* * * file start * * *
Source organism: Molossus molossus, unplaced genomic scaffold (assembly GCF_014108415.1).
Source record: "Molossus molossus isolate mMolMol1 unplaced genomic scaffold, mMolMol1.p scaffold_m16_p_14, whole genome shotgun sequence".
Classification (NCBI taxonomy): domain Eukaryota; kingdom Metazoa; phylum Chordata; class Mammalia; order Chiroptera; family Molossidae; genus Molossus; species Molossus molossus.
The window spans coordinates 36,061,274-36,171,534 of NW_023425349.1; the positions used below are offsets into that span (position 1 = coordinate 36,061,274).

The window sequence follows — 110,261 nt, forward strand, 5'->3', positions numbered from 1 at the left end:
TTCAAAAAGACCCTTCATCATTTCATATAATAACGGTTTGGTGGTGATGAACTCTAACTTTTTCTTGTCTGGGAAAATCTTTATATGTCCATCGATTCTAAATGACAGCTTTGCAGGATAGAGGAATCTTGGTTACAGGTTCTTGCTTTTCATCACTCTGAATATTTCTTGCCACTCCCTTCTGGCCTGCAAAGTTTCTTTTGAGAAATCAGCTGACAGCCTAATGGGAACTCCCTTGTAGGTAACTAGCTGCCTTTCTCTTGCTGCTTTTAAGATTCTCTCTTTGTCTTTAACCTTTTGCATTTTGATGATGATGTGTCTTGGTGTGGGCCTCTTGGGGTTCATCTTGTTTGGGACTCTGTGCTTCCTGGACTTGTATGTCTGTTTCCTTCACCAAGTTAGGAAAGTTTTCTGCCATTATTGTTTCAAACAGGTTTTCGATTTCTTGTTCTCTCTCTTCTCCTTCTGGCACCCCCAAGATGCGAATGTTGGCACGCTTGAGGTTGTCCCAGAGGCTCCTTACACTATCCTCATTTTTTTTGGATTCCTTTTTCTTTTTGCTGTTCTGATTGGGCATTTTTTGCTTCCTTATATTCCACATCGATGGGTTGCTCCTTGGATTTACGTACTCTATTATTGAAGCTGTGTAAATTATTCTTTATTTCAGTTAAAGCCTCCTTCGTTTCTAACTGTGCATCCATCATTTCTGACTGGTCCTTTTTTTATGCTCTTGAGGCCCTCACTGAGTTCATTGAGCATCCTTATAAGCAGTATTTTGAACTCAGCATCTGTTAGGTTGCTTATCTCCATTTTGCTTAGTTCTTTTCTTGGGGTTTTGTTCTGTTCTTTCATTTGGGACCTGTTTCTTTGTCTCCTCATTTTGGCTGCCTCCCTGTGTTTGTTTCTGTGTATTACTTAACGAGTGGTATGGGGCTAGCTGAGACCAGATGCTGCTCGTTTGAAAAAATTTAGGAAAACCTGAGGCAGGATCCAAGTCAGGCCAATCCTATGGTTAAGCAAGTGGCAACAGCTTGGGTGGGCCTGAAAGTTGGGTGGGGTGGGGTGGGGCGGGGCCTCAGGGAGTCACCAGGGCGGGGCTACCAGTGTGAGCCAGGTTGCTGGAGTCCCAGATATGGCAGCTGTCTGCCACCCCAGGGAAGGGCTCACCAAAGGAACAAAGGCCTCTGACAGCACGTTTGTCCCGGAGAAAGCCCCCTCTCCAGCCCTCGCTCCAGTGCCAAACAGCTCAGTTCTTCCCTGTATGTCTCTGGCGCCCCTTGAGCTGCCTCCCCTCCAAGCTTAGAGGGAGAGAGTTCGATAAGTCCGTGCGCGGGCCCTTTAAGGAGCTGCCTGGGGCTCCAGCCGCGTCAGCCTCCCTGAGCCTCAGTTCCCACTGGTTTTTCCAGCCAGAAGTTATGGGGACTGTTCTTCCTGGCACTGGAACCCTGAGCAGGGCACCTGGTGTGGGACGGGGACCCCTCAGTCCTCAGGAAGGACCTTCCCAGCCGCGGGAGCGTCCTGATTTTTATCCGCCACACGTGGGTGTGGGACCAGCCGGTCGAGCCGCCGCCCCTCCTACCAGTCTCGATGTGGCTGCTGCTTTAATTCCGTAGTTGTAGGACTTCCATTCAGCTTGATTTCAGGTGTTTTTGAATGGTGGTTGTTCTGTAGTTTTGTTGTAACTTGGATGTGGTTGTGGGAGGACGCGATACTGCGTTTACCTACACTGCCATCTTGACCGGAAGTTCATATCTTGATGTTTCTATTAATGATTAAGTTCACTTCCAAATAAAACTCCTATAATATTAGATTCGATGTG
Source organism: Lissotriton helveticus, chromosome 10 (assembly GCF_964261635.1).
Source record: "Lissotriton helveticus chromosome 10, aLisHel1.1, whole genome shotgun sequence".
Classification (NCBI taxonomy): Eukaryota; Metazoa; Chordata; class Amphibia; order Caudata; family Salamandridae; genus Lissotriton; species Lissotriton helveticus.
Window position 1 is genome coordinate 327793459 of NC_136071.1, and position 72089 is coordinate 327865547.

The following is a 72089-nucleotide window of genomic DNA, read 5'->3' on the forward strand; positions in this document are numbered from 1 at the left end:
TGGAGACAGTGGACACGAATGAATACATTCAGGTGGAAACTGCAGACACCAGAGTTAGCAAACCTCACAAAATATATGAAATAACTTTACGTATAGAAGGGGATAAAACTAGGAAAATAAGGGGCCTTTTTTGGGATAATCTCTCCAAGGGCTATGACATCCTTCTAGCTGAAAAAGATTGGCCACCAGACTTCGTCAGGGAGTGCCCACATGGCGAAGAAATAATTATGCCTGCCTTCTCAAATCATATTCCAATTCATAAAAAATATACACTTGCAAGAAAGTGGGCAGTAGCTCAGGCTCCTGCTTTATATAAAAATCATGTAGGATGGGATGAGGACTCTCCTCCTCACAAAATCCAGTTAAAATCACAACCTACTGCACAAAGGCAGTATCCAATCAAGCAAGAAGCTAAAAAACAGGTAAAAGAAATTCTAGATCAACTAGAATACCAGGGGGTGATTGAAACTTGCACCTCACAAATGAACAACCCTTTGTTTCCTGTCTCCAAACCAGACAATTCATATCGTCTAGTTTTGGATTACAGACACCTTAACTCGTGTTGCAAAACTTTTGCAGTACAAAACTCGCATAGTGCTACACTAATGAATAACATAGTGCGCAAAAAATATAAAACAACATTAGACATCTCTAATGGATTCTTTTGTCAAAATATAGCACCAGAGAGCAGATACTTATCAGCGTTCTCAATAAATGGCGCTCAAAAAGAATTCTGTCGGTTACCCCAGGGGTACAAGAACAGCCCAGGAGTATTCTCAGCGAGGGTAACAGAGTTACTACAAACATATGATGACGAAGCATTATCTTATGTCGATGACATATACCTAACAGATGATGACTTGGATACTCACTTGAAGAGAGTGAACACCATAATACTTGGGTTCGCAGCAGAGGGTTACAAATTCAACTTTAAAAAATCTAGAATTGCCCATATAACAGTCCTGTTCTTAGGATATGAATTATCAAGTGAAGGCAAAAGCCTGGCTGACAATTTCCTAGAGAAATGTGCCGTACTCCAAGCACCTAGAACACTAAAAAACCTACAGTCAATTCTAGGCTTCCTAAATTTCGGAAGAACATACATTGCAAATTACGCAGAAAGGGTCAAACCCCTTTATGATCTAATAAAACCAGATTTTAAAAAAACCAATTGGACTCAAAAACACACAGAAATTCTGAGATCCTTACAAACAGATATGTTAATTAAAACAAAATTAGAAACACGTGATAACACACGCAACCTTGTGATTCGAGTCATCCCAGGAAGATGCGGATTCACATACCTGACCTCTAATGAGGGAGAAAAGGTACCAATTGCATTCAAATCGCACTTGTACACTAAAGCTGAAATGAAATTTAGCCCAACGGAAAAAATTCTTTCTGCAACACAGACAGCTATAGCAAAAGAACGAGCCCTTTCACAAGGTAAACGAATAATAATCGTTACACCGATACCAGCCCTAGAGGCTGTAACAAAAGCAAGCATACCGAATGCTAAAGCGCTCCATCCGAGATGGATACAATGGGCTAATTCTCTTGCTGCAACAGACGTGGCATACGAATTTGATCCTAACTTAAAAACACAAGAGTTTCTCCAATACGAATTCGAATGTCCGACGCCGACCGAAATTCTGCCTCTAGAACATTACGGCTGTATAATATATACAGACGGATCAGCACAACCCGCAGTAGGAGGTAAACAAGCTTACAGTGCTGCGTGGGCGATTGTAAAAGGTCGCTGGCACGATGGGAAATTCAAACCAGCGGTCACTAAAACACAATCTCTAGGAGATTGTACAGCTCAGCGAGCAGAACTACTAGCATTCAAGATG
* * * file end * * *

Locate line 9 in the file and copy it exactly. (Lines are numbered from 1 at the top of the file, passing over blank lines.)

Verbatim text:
Classification (NCBI taxonomy): Eukaryota; Metazoa; Chordata; class Amphibia; order Caudata; family Salamandridae; genus Lissotriton; species Lissotriton helveticus.